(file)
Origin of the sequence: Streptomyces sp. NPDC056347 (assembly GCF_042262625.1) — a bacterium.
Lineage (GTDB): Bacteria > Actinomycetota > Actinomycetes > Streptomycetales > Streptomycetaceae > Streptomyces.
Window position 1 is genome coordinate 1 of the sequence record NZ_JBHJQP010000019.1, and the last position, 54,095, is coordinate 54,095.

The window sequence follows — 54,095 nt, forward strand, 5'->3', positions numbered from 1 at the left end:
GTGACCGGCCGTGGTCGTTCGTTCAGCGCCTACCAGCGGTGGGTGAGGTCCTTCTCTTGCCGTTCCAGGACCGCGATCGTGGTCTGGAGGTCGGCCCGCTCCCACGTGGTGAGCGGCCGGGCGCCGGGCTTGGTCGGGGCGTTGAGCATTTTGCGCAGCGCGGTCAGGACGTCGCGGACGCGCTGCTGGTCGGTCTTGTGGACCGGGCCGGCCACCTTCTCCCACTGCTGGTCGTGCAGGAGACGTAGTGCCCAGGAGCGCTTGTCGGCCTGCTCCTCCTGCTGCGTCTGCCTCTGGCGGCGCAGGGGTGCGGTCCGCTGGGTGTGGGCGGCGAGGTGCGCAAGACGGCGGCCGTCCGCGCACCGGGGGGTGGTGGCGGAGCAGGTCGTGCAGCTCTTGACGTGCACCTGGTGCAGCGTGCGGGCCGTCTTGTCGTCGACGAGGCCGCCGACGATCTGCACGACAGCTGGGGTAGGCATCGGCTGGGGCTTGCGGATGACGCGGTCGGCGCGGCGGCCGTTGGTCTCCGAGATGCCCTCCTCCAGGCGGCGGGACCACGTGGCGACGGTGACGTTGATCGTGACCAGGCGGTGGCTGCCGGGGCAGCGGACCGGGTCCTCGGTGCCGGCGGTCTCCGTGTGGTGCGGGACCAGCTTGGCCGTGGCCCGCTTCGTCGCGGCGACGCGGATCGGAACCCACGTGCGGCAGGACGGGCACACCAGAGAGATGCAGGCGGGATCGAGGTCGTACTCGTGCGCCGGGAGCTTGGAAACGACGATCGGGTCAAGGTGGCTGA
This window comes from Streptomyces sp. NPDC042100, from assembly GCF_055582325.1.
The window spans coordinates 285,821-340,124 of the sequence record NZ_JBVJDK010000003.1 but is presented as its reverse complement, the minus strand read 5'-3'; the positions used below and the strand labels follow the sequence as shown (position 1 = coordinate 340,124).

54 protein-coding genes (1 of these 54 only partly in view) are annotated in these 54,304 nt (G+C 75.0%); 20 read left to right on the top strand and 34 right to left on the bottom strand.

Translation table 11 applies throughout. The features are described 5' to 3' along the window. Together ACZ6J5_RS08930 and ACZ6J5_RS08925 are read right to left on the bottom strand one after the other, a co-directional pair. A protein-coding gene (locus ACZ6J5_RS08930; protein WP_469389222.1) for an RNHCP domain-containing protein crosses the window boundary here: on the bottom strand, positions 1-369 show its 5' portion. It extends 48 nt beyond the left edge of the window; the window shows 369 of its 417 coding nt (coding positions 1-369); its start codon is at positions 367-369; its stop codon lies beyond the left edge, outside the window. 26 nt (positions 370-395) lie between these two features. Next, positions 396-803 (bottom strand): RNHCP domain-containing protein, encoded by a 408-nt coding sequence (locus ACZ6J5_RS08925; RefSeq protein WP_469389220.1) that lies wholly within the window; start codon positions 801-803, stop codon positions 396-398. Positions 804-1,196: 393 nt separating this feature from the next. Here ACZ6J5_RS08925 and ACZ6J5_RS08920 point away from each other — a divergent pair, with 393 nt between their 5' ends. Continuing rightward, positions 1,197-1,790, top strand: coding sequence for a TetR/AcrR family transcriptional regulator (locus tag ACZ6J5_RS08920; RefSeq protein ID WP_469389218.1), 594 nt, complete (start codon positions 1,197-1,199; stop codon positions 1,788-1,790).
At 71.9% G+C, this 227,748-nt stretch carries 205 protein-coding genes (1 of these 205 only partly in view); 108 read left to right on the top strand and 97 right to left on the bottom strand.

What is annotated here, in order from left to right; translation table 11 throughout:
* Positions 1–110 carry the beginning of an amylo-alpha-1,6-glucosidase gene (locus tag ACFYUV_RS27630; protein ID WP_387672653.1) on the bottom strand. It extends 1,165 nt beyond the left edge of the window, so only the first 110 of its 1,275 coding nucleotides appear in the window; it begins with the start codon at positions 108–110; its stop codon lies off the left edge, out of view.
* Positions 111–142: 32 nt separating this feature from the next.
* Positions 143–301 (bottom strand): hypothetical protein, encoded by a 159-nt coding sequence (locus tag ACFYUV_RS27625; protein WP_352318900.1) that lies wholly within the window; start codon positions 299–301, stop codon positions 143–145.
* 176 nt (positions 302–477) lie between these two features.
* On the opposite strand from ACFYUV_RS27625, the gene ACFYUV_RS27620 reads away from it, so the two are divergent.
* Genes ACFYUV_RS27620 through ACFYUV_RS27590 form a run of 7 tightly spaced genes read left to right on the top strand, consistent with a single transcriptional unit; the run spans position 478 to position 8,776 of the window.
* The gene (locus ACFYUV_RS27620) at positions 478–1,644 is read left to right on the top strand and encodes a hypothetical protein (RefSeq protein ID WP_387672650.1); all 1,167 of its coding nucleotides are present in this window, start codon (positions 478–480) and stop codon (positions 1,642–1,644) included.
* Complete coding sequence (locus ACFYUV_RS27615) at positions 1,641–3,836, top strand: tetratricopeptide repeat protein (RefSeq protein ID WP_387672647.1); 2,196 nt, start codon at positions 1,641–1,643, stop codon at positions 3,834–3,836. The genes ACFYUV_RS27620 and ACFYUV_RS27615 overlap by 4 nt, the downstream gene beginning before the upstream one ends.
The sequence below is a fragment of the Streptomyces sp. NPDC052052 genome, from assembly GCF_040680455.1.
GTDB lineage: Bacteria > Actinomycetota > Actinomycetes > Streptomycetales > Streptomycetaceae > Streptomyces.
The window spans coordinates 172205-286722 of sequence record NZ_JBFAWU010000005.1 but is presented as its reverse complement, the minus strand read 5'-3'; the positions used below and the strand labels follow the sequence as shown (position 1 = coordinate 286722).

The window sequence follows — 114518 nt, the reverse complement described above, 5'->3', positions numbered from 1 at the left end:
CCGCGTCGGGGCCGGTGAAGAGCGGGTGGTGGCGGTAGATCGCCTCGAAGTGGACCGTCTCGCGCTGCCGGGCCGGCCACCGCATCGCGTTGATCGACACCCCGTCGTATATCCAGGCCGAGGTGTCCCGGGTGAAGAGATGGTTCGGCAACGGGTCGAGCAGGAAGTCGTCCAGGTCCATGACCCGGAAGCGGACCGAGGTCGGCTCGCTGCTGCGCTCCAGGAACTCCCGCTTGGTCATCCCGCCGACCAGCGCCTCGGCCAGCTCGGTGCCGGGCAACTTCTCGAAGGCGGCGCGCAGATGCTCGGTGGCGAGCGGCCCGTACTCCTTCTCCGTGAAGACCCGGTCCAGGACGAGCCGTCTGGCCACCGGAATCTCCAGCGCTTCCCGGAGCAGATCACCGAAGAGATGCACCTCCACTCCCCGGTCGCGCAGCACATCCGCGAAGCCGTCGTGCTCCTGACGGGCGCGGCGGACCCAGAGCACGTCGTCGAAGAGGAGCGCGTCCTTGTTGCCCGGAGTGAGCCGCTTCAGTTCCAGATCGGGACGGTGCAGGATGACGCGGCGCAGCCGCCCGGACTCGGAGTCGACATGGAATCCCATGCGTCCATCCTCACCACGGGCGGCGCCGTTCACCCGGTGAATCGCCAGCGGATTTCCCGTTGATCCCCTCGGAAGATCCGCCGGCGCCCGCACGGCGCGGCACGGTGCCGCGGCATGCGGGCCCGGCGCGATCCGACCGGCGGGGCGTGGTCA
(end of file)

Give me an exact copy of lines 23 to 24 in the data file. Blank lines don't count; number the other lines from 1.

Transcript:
The window sequence follows — 114518 nt, the reverse complement described above, 5'->3', positions numbered from 1 at the left end:
CCGCGTCGGGGCCGGTGAAGAGCGGGTGGTGGCGGTAGATCGCCTCGAAGTGGACCGTCTCGCGCTGCCGGGCCGGCCACCGCATCGCGTTGATCGACACCCCGTCGTATATCCAGGCCGAGGTGTCCCGGGTGAAGAGATGGTTCGGCAACGGGTCGAGCAGGAAGTCGTCCAGGTCCATGACCCGGAAGCGGACCGAGGTCGGCTCGCTGCTGCGCTCCAGGAACTCCCGCTTGGTCATCCCGCCGACCAGCGCCTCGGCCAGCTCGGTGCCGGGCAACTTCTCGAAGGCGGCGCGCAGATGCTCGGTGGCGAGCGGCCCGTACTCCTTCTCCGTGAAGACCCGGTCCAGGACGAGCCGTCTGGCCACCGGAATCTCCAGCGCTTCCCGGAGCAGATCACCGAAGAGATGCACCTCCACTCCCCGGTCGCGCAGCACATCCGCGAAGCCGTCGTGCTCCTGACGGGCGCGGCGGACCCAGAGCACGTCGTCGAAGAGGAGCGCGTCCTTGTTGCCCGGAGTGAGCCGCTTCAGTTCCAGATCGGGACGGTGCAGGATGACGCGGCGCAGCCGCCCGGACTCGGAGTCGACATGGAATCCCATGCGTCCATCCTCACCACGGGCGGCGCCGTTCACCCGGTGAATCGCCAGCGGATTTCCCGTTGATCCCCTCGGAAGATCCGCCGGCGCCCGCACGGCGCGGCACGGTGCCGCGGCATGCGGGCCCGGCGCGATCCGACCGGCGGGGCGTGGTCA